Dukes County Commissioner
County government emerges in several ways as the central issue in this 2006 election. We have grown weary of chronicling the sorry record of county government over the last decade. If there has been a foolish, expensive, self-aggrandizing choice to be made, county government has rushed to embrace it. This page has pronounced itself more than ready to see the blemish of county government wiped from the Vineyard landscape. But, before that can happen, indeed whether it will happen, depends on decisions by Island voters on Tuesday.
To begin with, county government is here to stay at least for another two years or so; therefore voters must decide who they want to fill four seats on the seven-member commission. Three of the seven incumbent Dukes County commissioners have presented themselves for reelection. None of them - and indeed none of the other three, whose terms, regrettably, have not yet ended - deserves reelection. All three are responsible for the county commissioner follies of the last few years - for the wasted time, the wasted money, the misrepresentations, the posturing, and for heedlessly squandering the regard and trust of voters for county government. By itself, the commissioners' power struggle for control of county airport revenues is reason to scrap these three. Their decisions led to lawsuits and countersuits that have now cost county taxpayers hundreds of thousands of irretrievable dollars. But the list of ego-driven, clumsy, and expansionist cock-ups goes on almost without end.
For their own good, voters need to seat new, sensible people on the county commission. We unreservedly endorse a change and urge you to vote for Peter Hefler, Jesse Law 3rd, Tristan Israel, and Carlene Gatting. Each one offers county voters and taxpayers a chance to see county government work, in its limited current role, with restraint and orderly decision-making. (For the record, Peter Hefler is the husband of Janet Hefler, employed by The Times as a news reporter.)
And if the laughing stock that they have made of county government were not enough to get the three incumbents turned out, consider that if they are reelected they will have a place at the discussions of the Dukes County Charter Study Commission, which we urge voters to create on Tuesday with their Yes votes on Question 4. The study commission, which this page endorses heartily, deserves a membership of discerning, independent-minded Islanders, who accept without precondition the voters' charge to conduct an unrestricted review of county government's structure, performance, and the potential touted by county government's advocates, but never defined.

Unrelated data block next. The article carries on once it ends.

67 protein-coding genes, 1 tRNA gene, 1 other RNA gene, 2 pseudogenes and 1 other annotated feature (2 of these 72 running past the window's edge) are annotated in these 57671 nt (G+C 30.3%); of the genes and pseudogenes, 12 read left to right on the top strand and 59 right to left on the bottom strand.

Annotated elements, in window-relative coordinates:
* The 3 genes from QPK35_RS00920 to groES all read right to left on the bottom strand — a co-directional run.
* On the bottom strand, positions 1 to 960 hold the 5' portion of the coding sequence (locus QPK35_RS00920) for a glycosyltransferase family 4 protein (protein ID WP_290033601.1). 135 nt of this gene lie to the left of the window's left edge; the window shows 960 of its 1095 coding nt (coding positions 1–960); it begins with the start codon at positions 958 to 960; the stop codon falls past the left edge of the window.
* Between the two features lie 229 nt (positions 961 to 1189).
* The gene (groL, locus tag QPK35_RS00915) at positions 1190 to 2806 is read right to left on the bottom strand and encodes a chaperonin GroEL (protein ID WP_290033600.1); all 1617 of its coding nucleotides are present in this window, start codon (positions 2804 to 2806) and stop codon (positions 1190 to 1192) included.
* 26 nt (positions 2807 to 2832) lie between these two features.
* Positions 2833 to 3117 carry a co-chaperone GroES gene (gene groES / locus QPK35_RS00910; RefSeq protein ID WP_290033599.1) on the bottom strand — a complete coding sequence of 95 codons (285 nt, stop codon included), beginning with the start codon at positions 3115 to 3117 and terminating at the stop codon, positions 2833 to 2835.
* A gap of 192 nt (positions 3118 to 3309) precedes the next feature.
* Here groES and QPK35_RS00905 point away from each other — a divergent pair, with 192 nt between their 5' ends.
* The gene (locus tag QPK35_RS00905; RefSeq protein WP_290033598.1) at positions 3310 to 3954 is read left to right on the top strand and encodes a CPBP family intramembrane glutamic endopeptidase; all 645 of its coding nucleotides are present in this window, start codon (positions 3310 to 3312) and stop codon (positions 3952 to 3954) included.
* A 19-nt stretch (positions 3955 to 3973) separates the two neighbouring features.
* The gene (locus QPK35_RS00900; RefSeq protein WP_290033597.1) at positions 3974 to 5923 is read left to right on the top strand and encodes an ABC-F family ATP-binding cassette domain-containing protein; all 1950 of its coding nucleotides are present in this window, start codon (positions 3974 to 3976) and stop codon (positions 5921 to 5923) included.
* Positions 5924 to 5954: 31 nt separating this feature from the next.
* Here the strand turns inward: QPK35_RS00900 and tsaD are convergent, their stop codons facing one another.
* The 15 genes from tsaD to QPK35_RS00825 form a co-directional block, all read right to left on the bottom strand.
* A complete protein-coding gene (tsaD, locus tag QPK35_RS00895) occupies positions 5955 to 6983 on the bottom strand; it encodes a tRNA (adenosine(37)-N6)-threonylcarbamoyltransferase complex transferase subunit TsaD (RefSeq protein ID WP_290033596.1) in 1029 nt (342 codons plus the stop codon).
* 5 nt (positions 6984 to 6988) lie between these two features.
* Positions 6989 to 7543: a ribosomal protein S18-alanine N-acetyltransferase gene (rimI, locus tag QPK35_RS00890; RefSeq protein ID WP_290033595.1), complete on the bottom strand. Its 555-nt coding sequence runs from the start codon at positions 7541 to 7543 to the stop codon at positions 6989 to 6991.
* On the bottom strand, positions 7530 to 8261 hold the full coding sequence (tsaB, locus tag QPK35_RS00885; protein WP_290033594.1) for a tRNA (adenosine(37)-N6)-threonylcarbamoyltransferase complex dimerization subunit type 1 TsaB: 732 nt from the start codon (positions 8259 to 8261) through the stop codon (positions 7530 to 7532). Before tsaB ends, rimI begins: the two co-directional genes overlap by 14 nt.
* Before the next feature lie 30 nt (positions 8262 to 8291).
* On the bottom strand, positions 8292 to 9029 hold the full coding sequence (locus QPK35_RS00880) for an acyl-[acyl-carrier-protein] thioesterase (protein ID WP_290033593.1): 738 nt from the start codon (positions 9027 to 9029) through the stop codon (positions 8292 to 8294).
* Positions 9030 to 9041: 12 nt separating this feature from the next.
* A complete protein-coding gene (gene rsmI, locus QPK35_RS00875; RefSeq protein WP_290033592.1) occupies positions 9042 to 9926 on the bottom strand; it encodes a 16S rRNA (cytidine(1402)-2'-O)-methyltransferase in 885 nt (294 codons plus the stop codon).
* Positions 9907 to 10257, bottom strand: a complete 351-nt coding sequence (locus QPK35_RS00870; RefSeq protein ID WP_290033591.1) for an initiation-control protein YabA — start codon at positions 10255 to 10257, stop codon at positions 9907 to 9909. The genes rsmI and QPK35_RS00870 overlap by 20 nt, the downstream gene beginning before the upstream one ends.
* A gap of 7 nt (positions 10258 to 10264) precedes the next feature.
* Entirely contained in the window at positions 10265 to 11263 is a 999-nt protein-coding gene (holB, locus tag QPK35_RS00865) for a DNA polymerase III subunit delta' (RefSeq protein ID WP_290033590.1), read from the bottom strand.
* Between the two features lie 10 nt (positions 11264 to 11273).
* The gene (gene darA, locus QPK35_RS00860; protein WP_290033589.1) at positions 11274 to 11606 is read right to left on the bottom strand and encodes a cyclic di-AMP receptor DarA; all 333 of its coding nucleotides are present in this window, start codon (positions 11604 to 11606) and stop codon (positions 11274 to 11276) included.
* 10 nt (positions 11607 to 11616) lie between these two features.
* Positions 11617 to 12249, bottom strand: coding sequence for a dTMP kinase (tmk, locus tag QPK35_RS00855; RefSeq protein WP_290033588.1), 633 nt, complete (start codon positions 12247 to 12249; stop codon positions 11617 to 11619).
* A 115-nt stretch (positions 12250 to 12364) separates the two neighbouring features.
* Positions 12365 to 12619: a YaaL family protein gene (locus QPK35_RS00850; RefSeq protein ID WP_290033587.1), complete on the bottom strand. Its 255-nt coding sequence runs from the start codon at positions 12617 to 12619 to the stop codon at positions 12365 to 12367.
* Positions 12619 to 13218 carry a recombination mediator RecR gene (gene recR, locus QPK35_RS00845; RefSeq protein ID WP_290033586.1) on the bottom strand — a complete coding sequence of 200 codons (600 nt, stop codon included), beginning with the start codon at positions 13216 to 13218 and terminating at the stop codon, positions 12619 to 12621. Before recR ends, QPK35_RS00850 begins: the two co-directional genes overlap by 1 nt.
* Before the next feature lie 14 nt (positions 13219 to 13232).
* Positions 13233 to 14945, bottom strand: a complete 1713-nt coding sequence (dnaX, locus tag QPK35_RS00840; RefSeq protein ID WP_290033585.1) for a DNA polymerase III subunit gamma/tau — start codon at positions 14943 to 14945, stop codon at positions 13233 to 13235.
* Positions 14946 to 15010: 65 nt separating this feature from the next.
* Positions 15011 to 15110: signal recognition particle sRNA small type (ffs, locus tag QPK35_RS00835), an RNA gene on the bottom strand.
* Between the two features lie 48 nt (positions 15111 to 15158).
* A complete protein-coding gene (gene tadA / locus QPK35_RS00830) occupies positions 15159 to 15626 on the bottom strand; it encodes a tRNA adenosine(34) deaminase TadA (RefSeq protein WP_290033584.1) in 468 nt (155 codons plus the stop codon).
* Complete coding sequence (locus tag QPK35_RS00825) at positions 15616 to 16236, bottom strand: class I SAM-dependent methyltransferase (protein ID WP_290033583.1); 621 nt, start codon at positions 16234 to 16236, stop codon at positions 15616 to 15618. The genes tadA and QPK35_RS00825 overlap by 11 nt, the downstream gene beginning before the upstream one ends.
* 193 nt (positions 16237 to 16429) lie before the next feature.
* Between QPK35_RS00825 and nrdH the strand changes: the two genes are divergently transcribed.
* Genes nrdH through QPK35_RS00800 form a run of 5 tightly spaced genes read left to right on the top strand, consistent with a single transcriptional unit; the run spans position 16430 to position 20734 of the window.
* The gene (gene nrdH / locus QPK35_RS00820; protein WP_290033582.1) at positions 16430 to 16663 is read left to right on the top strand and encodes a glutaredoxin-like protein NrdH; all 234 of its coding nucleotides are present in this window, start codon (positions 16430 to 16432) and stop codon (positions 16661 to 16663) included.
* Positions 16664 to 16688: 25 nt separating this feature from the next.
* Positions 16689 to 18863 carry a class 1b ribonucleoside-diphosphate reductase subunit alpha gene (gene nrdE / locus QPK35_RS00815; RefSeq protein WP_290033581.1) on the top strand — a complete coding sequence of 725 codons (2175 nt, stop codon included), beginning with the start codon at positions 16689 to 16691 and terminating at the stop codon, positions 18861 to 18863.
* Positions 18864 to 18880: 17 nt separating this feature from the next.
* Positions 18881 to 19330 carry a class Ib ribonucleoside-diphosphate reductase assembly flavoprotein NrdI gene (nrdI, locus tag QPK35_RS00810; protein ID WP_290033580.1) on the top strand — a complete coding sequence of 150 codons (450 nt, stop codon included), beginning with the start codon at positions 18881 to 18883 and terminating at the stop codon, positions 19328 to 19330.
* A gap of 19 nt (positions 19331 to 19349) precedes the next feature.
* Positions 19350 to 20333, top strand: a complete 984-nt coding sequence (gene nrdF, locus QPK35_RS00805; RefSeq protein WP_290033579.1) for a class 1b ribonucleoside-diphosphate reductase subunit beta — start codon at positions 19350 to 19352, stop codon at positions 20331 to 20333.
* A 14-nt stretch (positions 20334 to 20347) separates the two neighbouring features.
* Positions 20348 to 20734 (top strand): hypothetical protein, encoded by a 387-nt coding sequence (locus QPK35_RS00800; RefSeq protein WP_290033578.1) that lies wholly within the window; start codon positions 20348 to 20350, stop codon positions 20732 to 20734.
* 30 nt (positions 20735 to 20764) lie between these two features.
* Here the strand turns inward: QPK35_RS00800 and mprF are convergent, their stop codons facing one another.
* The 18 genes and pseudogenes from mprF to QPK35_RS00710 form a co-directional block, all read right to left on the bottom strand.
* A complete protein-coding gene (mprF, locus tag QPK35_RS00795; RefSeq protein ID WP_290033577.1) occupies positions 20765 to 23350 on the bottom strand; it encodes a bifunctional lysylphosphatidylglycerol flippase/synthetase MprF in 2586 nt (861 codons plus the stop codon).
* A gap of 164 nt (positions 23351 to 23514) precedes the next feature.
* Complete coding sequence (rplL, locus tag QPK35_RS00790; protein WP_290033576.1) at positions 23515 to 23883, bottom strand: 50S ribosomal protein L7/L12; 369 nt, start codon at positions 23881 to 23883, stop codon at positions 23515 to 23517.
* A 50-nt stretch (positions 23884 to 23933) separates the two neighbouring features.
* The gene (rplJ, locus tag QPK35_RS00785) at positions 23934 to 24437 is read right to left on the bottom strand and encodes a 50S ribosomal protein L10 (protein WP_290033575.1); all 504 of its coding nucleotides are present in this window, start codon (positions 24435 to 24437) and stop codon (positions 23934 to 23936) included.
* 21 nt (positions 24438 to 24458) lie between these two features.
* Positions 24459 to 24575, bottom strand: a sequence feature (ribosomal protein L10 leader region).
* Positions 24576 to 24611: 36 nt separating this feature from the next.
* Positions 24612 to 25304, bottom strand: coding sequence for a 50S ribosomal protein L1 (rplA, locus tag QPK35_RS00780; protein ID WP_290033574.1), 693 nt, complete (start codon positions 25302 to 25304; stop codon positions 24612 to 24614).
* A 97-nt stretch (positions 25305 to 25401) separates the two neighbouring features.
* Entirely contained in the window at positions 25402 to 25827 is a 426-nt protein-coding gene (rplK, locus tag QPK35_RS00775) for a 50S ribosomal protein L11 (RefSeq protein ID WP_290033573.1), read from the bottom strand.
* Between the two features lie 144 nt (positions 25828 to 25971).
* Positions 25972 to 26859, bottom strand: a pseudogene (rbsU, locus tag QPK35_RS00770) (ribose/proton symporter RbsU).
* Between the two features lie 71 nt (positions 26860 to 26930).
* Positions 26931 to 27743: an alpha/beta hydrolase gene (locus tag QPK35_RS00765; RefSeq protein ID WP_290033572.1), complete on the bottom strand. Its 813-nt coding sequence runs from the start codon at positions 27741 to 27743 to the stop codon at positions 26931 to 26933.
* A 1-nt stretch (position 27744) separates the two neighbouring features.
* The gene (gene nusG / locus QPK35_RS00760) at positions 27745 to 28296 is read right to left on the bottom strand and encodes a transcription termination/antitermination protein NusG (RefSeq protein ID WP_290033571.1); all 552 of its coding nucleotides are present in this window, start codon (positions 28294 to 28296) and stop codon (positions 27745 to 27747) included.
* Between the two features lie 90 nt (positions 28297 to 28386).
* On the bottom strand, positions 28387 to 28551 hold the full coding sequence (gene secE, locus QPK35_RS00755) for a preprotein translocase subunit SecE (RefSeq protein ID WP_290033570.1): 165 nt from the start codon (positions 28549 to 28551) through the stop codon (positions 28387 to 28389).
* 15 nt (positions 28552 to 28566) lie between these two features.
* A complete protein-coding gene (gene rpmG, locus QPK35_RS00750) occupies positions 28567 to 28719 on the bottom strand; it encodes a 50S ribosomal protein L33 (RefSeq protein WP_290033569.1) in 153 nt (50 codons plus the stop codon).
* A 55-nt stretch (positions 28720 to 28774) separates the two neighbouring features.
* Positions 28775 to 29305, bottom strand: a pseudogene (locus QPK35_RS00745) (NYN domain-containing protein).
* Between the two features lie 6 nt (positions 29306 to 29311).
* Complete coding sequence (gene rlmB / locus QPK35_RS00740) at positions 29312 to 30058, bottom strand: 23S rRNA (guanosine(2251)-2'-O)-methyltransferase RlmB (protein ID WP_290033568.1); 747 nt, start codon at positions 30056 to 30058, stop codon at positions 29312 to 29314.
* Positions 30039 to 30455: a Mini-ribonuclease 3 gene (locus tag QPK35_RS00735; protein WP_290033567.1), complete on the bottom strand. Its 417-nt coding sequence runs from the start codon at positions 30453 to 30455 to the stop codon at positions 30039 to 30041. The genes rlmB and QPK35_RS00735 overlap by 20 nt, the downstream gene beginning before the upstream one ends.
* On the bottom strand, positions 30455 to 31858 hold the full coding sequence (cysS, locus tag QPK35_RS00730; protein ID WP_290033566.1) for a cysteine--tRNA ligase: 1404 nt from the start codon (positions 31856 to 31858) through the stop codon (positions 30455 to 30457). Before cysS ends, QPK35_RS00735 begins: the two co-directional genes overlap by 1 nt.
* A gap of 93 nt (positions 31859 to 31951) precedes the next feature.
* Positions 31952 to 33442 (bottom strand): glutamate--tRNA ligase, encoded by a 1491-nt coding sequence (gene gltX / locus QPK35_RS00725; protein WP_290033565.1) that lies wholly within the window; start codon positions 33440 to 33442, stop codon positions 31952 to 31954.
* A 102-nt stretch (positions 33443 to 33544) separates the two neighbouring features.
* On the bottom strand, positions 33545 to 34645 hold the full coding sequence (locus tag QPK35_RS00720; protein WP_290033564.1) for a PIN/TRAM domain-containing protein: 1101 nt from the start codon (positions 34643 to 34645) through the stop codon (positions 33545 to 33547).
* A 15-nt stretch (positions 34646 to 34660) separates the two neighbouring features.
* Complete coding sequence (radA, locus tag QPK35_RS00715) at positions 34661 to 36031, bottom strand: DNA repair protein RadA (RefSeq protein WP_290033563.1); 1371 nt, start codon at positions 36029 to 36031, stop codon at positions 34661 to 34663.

It must not be a membership heavily infiltrated with the bunglers who got us into this mess in the first place.
Question 4 asks voters to decide whether to establish a Dukes County Charter Study Commission to review the current charter that enabled county government as we know it. The study commission will have 18 months to recommend to Island voters whether to modify county government by amending or rewriting the charter, to leave it alone, or even to abolish it. No voter who has paid even slight attention to the fumbling county government that serves us so badly now can believe that leaving it in place unexamined is wise. A thorough, open-minded review is in order and overdue. Vote yes on Question 4.
County Charter Commission
In addition to voting Yes on Question 4, voters must choose 15 members of the charter study commission.
We recommend enthusiastically: Timothy Connelly, Mimi Davisson, Arthur E. Flathers, Daniel Flynn, Richard Knabel, Patricia Moore, Nora Nevin, James Newman, William O'Brien 3rd, Ted Stanley, and Woodrow W. Williams. Voters will find the names of these candidates on the ballot.
In addition, not on the ballot, but deserving your write-in vote, are: Tad Crawford, Jeff Kristal, Tom Rancich, and Holly Stephenson.
County Government Questions, in Summary
For County Commissioner, Peter Hefler, Jesse Law 3rd, Tristan Israel, and Carlene Gatting.
Vote YES to create the Dukes County Charter Study Committee. You'll find the question at the bottom of the reverse side of the state election ballot.
Then choose Timothy Connelly, Mimi Davisson, Arthur E. Flathers, Daniel Flynn, Richard Knabel, Patricia Moore, Nora Nevin, James Newman, William O'Brien 3rd, Ted Stanley, and Woodrow W. Williams to be on the Charter Study Committee. Their names are printed on the ballot. Write in the names of Tad Crawford, Jeff Kristal, Tom Rancich, and Holly Stephenson.
Martha's Vineyard Commission
The choices of Martha's Vineyard Commission members are few. For those Islanders who hanker for new names and restrained and sensible points of view on the regional land use planning and regulatory commission, the prospect is bleak. The few non-incumbents who've offered themselves, and the election rules that require at least one and no more than two from any one town, make reforming this plaguey organization difficult. Unenthusiastically, we recommend: James Athearn and Christina Brown, both Edgartown incumbents; Mimi Davisson, an incumbent commission member, and Dan Flynn, a former commission member, both of Oak Bluffs; Linda Sibley and Andrew Woodruff, incumbent commissioners from West Tisbury; Douglas Sederholm, incumbent from Chilmark; Peter Cabana, newcomer from Tisbury; and Kathy Newman, newcomer from Aquinnah.